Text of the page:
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Missourians Back Initiative to Restore Abortion Rights by Small Margin, Poll Finds St. Louis University/YouGov poll finds many undecided voters as ballot campaign gathers signatures

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Above image credit: Supporters sign an initiative petition in support of a ballot measure that would legalize abortion up to the point of fetal viability in Missouri. during an event on Feb. 6, 2024, in Kansas City hosted by Missourians for Constitutional Freedom. (Anna Spoerre | Missouri Independent)
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A new poll shows a plurality of Missourians support restoring abortion rights as they existed under Roe v. Wade, but a large undecided group holds the key to victory. 

The St. Louis University/YouGov Poll conducted in February found that 44% of those surveyed would vote for abortion rights after hearing the ballot language, while 37% were opposed. The support was held across income, education and racial subgroups. Almost one-fifth of voters, 19%, said they were unsure how they would vote.

Along partisan lines, Democrats showed the strongest support, at 71%, while only 24% of Republicans support the proposal.

The U.S. Supreme Court in June overturned the 1973 Roe v. Wade decision that found federal constitutional protections for abortion. Under current Missouri law, abortions are only allowed to save the life of the mother or when “a delay will create a serious risk of substantial and irreversible physical impairment of a major bodily function.”

A group called Missourians for Constitutional Freedom is collecting signatures to put abortion rights on the November ballot. They must gather at least 171,000 signatures from registered voters by early May.

If the measure makes the ballot, poll director Steven Rogers said, there are enough undecided voters to sway the result.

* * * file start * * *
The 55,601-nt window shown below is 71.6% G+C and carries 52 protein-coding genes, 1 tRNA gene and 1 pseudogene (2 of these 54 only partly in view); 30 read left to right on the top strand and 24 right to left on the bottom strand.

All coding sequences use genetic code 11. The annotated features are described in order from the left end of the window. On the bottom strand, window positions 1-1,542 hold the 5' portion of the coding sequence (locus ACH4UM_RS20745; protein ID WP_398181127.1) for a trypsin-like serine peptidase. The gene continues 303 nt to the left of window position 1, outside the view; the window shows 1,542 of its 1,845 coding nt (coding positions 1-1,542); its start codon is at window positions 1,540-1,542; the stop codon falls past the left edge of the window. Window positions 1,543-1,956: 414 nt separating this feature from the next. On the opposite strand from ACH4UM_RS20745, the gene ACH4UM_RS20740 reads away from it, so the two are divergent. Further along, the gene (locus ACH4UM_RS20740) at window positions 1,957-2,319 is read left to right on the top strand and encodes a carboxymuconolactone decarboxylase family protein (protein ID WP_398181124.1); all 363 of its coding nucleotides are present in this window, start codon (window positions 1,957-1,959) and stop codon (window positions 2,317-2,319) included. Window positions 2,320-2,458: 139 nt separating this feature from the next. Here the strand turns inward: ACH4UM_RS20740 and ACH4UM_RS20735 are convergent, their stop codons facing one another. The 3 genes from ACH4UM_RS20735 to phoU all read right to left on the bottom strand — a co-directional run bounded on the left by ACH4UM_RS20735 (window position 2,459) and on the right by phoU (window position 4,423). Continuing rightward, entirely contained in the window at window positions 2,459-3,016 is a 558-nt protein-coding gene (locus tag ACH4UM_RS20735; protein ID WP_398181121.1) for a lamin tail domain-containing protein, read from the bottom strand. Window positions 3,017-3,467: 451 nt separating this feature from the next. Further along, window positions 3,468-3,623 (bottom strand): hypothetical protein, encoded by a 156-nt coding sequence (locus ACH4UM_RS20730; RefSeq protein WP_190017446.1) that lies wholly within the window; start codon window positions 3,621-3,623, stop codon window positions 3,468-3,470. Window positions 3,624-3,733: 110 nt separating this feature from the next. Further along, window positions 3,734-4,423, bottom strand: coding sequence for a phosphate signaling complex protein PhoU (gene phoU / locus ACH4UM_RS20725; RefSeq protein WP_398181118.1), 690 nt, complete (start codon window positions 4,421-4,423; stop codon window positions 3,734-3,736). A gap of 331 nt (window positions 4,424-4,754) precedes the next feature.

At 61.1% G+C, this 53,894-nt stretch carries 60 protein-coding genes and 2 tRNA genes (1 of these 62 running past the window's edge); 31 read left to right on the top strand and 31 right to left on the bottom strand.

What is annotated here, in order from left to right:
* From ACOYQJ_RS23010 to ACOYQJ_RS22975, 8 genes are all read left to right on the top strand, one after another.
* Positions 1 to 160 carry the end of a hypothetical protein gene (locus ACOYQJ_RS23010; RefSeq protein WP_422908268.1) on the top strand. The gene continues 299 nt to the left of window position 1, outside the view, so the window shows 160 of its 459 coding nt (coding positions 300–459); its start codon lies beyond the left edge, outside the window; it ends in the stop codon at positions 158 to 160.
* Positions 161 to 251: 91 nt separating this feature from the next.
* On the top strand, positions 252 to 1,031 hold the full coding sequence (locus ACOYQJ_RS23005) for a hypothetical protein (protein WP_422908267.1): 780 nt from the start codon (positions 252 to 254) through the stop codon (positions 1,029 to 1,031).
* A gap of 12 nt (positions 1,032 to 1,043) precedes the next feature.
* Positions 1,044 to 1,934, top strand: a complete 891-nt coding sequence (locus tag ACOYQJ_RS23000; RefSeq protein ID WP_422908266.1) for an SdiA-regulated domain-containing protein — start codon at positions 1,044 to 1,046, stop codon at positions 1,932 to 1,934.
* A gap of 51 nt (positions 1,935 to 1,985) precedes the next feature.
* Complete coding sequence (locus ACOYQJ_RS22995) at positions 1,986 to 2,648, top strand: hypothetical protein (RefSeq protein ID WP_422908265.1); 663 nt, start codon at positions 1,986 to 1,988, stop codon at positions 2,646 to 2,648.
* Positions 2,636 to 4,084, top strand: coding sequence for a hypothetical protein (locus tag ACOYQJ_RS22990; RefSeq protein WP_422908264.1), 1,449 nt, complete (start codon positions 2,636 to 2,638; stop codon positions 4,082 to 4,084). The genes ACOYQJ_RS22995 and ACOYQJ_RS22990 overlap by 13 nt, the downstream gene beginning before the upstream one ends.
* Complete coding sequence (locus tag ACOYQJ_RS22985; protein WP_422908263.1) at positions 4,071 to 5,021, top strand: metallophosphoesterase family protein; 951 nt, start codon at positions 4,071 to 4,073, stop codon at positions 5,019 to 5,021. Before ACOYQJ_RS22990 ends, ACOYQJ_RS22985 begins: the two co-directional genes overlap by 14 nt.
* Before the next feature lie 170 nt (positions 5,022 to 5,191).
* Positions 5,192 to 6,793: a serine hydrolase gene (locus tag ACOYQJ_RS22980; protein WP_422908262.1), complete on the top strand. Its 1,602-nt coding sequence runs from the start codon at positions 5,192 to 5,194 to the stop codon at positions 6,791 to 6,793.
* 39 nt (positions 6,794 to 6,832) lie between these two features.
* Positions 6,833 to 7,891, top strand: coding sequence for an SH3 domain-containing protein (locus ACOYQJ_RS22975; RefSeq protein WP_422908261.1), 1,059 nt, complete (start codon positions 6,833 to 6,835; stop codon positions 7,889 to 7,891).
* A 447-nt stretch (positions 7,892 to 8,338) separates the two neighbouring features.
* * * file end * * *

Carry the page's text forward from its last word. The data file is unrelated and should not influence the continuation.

“Voters probably do have opinions about abortion, but they’re going to need a little bit of education about this ballot initiative,” he said.

And with Missouri unlikely to be in play for the presidential election, he said, abortion will dominate the campaign.

Campaign Preview

A sports wagering initiative campaign is also underway and the poll found 60% of those surveyed back legal betting on professional sports.

“The initiative petitions are gonna be a big aspect of (the campaign) because that’s going to affect turnout and, in fact, a lot of down ballot races,” Rogers said. 

The poll surveyed 900 likely Missouri voters between Feb. 14 and Feb. 26, with a 3.74% margin of error. Along with the major initiatives, the poll included questions tracking attitudes toward President Joe Biden, Congress, major Missouri political figures and the General Assembly.

The poll also questioned voters about their choices for governor and their views on the biggest issues confronting the state as well as current legislative debates like school choice.

Only 37% of those surveyed said they approve of the job Biden is doing, a rating similar to the findings in four previous surveys dating to July 2021. But Missourians’ views toward Congress and the General Assembly have grown decidedly more negative.

Only 14% said they approve of the job Congress is doing, the worst rating in any poll dating to October 2020 and down 8 percentage points in the past year.

The disapproval rating for Congress, 78%, is much higher than that for Biden, at 62%.

A poll worker peels off an "I Voted" sticker.
A poll worker peels off an “I Voted” sticker. (Carlos Moreno | KCUR 89.3)

“Congress has always been unpopular, but now they’re really unpopular,” Rogers said.

The legislature, while receiving higher marks with a 35% approval rating, also has its lowest rating since the poll was launched and is down 16 percentage points from a year ago.

Gov. Mike Parson, who will leave office at the end of the year due to term limits, has an approval rating of 52%, among the highest ever found by the poll. U.S. Sen. Josh Hawley, a Republican seeking re-election this year, has an approval rating of 50%.